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Lunchbreak: The Value of a Healthy Offensive Line

Posted Jan 9, 2017

It’s no secret that the Vikings offensive line was hit hard by a barrage of injuries throughout the 2016 season, forcing Minnesota to field eight different starting combinations.

John Holler of Viking Update delved into not only Minnesota’s unit but also the offensive lines of current playoff teams. Holler used some of the stats to emphasize the value of a healthy line that remains consistent throughout the season. Holler wrote:

Of the 1,053 plays the Vikings offense ran, these were the top five players in terms of when the ball was snapped and their percentage of those plays that they were a part of.

T.J. Clemmings (883, 83.9 percent), Alex Boone (873, 82.9 percent), Joe Berger (853, 81.0 percent), Brandon Fusco (835, 79.3 percent), Jeremiah Sirles (773, 73.4 percent).

Holler pointed out that neither Clemmings nor Sirles were originally slated as starters, and Berger moved from center to guard in the wake of additional injuries down the stretch.

Holler noted a healthier offensive line for each of the 12 teams that made the playoffs, emphasizing the Falcons (11-5), Patriots (14-2) and Chiefs (12-4):

Atlanta – The five starting offensive linemen missed a total of 122 of a possible 5,195 snaps – playing a combined total of 97.7 percent of potential snaps.

New England – The five starting offensive linemen missed a total of 285 out of a possible 5,590 snaps – an impressive 94.9 percent.

Kansas City – Tackles Eric Fisher and Mitchell Schwartz played all of the Chiefs 1,022 snaps and center Mitch Morse missed just three snaps.

Krammer on Adrian Peterson’s career moments

Adrian Peterson has recorded a number of career games over his 10 years with the Vikings.

Andrew Krammer of the Star Tribune looked back over Peterson’s 123 games in Minnesota and highlighted the running back’s top career moments, as well as a few low points. He first tabbed a game against the Bears during Peterson’s debut season. Krammer wrote:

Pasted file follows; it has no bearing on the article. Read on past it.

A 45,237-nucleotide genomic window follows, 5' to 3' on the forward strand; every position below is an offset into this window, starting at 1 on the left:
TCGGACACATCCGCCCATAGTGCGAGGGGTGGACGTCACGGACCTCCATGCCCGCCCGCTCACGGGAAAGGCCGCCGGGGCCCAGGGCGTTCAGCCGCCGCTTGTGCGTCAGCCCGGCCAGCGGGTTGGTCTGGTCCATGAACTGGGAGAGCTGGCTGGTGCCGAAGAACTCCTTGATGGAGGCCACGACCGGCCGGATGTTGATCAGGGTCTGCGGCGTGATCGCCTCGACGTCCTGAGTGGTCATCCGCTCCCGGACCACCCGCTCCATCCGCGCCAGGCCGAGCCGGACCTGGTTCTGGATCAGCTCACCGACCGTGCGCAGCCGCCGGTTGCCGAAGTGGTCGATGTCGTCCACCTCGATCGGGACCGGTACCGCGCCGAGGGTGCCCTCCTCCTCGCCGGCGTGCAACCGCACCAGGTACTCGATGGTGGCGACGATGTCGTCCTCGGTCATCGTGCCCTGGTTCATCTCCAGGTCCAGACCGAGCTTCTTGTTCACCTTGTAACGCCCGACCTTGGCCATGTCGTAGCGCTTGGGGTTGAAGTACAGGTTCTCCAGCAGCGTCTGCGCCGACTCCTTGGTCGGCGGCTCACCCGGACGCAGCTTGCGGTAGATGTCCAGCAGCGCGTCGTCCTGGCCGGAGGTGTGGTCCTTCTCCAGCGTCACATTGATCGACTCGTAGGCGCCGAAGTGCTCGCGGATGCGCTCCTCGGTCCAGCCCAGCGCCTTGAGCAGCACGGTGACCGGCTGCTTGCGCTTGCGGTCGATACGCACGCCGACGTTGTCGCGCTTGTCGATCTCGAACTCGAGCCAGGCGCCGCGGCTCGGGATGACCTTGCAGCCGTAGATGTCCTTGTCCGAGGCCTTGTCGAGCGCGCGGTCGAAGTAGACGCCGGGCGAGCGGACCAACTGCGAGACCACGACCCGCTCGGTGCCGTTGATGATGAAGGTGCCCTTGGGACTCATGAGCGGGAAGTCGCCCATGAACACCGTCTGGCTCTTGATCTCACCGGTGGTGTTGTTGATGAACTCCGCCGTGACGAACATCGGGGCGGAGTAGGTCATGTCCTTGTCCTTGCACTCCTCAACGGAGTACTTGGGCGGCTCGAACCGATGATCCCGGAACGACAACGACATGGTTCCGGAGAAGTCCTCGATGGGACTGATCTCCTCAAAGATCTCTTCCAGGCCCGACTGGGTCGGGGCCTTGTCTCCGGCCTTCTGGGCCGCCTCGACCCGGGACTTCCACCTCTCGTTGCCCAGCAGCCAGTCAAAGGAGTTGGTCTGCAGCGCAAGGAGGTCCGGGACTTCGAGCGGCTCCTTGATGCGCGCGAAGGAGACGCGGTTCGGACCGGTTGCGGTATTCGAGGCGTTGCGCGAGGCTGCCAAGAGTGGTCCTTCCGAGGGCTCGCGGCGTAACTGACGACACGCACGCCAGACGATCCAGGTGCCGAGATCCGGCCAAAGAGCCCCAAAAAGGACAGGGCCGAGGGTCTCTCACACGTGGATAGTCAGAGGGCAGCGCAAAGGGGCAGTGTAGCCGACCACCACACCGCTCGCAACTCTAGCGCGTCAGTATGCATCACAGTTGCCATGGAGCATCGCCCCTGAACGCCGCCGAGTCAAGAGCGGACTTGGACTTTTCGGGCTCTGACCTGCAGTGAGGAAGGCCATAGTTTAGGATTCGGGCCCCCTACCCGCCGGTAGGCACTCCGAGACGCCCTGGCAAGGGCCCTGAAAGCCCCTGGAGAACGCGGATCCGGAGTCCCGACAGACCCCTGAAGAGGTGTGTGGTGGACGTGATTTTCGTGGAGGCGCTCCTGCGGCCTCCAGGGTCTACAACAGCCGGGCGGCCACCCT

As a rookie, Adrian Peterson had a couple of 100-yard games at home, but his statement to the league came during his first trip to Soldier Field [on Oct. 14, 2007]. He churned out 361 all-purpose yards, including 224 rushing (with three touchdowns), 128 on kickoff returns and nine receiving. The Vikings staved off the Bears comeback when Peterson’s 53-yard return set up a winning field goal in the closing seconds.

Peterson’s most recent game highlighted by Krammer was the Vikings matchup against the Raiders on Nov. 15, 2015.

On his way to his third NFL rushing title, Peterson tied O.J. Simpson for the most 200-yard rushing games in league history. Peterson’s 203 rushing yards against the Raiders marked the sixth such game of his career and sealed the Vikings seventh win on their way to the NFC North title.

Krammer noted that Peterson was 30 years old when he was named the league’s leading rusher for the third time.

The three other games on Krammer’s list were as follows:

• Nov. 4, 2007: Peterson played against Chargers running back LaDainian Tomlinson and racked up 296 rushing yards, surpassing Tomlinson for the single-game NFL rushing record.

• Sept. 13, 2009: The Vikings win over the Browns was headlined by Peterson’s 64-yard touchdown run.

• Dec. 30, 2012: Peterson ran for 199 yards to help Minnesota defeat Green Bay by three points and clinch a playoff spot.